Freeport-McMoRan (NYSE:FCX) has been going through some troubles due to the unfavorable prices of copper as well as some political issues in Indonesia - I discussed the Indonesian matter in my previous article. Since a huge chunk of copper comes from the company's operations in Grasberg, Indonesia, it is clear that the company will face considerable supply issue if the Indonesian issues are not resolved. However, the situation may not be as bad as it looks. This article focuses on the resources of the company besides Grasberg should we face the worst case scenario.
Freeport-McMoRan without Grasberg
As of 2013, copper output from Indonesia accounted for 22% of the total production while North America, South America and Africa contributed 35%, 32% and 11%, respectively. The proven recoverable copper reserves in Indonesia are only 27% compared to 33% in each of North America and South America, and 7% in Africa. If things did not work out and taxes were to be imposed, the company will have to pay the added tax only on the Indonesian exports until it builds the additional smelting capacity in Indonesia. However, the company is still trying to get the best outcome from the Indonesian ore exports ban - the company has been allowed to export copper concentrate. The government, however, imposed heavy export duties which will result in higher taxes - Freeport-McMoRan believe the taxes are against the earlier agreement and the company is still negotiating with the government.
Let us suppose that the company were to completely hold its operations in Indonesia until it builds the required smelting capacity. While going through the 10-k filing, I was able to get a hint of the company's strategy in this scenario. In North America, where the company presently holds most of its resources, it is expanding its capacity. This would allow the company to produce 225 million pounds of additional copper in 2014 which accounts for 40% of the total copper production in 2013. The production from this mine was 50,000 metric tons per day in 2013, which is expected to become 115,000 metric tons a day. Furthermore, the company expects to take its production capacity to 1 billion pounds of copper ore in 2015 as compared to 564 million pounds in 2013. The capital budget for this project is $1.6 billion, of which, $1 billion has been spent on the project. The construction progress is over 60% and the company expects to complete this project in the first half of this year.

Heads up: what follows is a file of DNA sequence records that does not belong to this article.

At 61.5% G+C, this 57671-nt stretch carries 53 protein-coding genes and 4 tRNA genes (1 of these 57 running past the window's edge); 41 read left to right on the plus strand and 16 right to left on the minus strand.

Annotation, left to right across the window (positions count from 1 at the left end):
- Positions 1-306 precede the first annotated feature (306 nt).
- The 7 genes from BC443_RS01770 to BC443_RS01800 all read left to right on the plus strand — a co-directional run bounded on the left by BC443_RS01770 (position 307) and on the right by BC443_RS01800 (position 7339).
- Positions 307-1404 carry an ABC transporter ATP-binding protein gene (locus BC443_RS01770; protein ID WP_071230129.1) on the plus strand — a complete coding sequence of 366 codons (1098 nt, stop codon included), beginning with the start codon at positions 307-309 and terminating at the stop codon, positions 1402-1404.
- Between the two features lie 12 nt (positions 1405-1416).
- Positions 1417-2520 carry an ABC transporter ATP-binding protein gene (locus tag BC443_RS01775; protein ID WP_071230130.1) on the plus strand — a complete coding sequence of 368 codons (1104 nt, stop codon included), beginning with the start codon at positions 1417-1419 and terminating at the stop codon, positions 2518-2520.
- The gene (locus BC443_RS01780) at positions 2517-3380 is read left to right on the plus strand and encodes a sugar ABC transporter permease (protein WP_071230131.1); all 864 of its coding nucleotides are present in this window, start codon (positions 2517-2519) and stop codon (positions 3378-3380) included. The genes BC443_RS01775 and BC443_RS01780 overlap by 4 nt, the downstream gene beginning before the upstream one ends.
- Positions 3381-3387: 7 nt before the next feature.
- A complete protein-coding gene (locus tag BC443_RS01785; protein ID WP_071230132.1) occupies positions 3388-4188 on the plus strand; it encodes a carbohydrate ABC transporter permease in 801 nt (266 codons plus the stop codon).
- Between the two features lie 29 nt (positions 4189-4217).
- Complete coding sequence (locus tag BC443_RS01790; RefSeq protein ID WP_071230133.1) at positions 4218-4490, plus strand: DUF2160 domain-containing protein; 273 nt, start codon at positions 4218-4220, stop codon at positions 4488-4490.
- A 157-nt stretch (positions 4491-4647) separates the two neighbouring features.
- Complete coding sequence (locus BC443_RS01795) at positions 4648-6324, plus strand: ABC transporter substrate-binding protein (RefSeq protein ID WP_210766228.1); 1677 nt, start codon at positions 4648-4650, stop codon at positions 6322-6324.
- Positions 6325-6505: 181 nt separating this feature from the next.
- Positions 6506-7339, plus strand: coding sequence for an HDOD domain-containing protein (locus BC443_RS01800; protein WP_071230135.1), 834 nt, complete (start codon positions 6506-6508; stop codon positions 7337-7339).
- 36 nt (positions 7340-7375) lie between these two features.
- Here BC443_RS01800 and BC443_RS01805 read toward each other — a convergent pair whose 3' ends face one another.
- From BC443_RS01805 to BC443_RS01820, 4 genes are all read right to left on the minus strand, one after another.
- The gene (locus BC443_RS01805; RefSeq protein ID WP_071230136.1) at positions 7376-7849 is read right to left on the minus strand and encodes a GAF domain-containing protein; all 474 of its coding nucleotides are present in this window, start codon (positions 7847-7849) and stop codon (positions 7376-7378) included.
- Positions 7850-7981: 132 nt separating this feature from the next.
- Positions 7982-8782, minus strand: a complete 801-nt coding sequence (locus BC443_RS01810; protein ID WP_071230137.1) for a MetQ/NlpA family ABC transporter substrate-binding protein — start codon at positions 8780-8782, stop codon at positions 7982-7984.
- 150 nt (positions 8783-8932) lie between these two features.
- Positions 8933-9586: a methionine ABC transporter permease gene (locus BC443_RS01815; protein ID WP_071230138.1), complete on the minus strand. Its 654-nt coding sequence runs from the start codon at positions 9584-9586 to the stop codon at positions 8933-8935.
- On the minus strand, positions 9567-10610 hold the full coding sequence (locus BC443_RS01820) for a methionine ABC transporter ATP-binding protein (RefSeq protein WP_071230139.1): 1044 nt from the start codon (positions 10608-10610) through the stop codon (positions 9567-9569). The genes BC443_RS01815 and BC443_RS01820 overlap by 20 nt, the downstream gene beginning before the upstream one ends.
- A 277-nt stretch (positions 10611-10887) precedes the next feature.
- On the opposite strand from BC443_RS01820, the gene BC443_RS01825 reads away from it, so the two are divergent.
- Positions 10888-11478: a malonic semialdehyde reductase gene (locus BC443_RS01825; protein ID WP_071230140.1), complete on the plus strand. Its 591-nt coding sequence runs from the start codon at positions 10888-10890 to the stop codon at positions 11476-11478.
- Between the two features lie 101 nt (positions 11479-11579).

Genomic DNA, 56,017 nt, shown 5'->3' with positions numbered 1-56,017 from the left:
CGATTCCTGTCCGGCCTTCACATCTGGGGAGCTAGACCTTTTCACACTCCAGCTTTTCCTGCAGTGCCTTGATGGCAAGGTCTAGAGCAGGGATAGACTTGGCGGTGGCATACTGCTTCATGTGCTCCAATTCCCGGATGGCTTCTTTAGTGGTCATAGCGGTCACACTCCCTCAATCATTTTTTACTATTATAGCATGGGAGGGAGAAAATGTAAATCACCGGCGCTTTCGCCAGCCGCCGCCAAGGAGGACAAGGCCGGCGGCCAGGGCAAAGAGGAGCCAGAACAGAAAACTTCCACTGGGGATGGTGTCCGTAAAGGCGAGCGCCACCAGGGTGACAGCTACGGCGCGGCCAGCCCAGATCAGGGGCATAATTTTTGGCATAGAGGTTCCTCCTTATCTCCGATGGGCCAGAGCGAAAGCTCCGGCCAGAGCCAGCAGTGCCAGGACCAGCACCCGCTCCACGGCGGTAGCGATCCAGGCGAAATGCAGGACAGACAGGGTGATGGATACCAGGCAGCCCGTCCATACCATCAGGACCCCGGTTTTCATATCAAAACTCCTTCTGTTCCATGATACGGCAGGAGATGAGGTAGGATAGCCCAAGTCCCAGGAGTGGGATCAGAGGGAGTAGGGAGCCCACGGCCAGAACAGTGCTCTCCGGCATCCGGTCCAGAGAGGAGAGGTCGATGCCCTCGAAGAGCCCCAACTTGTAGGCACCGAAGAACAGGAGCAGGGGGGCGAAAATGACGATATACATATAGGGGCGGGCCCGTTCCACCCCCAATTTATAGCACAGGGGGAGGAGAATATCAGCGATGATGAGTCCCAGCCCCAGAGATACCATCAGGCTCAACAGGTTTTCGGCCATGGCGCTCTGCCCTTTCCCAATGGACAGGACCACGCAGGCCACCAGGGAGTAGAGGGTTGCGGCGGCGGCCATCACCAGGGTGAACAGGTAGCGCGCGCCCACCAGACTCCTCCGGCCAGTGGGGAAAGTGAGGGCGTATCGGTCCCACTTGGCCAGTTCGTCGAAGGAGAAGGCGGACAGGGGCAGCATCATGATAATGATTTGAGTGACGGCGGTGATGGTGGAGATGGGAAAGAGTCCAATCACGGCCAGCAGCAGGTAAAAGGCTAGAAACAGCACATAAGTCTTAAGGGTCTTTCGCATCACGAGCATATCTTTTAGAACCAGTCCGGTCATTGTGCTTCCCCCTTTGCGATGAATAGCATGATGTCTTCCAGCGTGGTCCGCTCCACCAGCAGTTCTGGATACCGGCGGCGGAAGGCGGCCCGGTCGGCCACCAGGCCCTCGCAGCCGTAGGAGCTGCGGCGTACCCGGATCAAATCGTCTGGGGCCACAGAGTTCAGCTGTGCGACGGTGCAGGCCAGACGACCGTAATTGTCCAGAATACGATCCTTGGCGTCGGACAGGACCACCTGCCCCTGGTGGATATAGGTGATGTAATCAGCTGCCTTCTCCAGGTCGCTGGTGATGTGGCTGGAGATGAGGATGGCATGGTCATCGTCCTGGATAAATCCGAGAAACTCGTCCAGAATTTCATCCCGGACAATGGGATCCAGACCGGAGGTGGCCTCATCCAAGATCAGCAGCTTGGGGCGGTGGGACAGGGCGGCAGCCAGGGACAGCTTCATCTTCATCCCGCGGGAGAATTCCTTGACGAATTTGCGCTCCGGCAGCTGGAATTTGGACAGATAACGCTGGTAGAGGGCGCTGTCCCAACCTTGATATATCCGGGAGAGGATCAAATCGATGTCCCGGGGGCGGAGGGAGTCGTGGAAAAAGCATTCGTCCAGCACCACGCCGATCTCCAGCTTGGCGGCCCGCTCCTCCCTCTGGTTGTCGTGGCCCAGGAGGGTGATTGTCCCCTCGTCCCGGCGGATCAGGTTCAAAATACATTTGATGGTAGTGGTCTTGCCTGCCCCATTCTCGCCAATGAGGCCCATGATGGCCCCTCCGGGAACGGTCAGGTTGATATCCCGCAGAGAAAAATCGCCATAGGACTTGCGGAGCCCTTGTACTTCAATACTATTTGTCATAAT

In addition, the company is also expanding its capacity in various mines in South America. Engineering is more than 90% complete and construction progress is on schedule. At the completion of these expansions, the company will have the capacity of an additional 600 million pounds of copper and 15 million pounds of molybdenum annually. The total capital budget for these expansions is about $4.6 billion, of which, $1.5 billion has already been spent on these expansions and further $3.1 billion will be spent.
Trend in the Copper Prices and Other Segments
Prices of copper are under pressure due to the weak demand from China, which consumes about 40% of the worldwide copper production. The Indonesian ore ban will help the copper prices as the supply will be affected - the prices for Nickel have already hit nine month highs; however, copper is down about 4.5%. However, as the stockpiles start to deteriorate, the copper prices will start to strengthen. Freeport-McMoRan expects robust demand from China over the next decade, and the company expects the economic activity to increase.
In addition, the company also has a profitable oil and gas business to balance its profits. The company acquired the business in the second half of 2013 and at seven month ended, the cash flow generated from the business was $1.8 billion which exceeded the amount of capital expenditures of $1.45 billion.
Moreover, the company has huge interest in Eagle Ford and has the opportunity to capitalize on the NGL power play. The prices of NGL have been rising due to its rising demand worldwide, mainly in Asia. This has resulted in huge amounts of export of NGLs in the last few months. The prospects of the energy segment are certainly bright - however, it is not yet clear when the company will start to benefit fully from the energy investments. Freeport-McMoRan has been a little slow in unlocking the value in its energy segment.
The Indonesian ban is a risk and it continues to cloud the outlook for the company. As a result, the stock is down about 17% year-to-date. Furthermore, the weak pricing environment in the copper market has also negatively affected the stock. However, it should be kept in mind that these risks are near-term, and the long-term prospects of the company are bright. The company is customizing its product mix and the addition of its energy assets will certainly add substantial value in the long-term. Furthermore, the prices for copper are also expected to rise over the medium-long term, which should further support the long-term outlook of the company.
Disclosure: I have no positions in any stocks mentioned, and no plans to initiate any positions within the next 72 hours.
Business relationship disclosure: I have no positions in any stocks mentioned, and no plans to initiate any positions within the next 72 hours. IAEResearch is not a registered investment advisor or broker/dealer. This article was written by an analyst at IAEResearch and represents his/her personal opinion about the companies mentioned in the article. The article is for informational purposes only and it should not be taken as an investment advice. Investors are encouraged to conduct their own due diligence before making an investment decision. I am not receiving any compensation (other than from Seeking Alpha) for this article, and have no relationship with the companies mentioned in the article.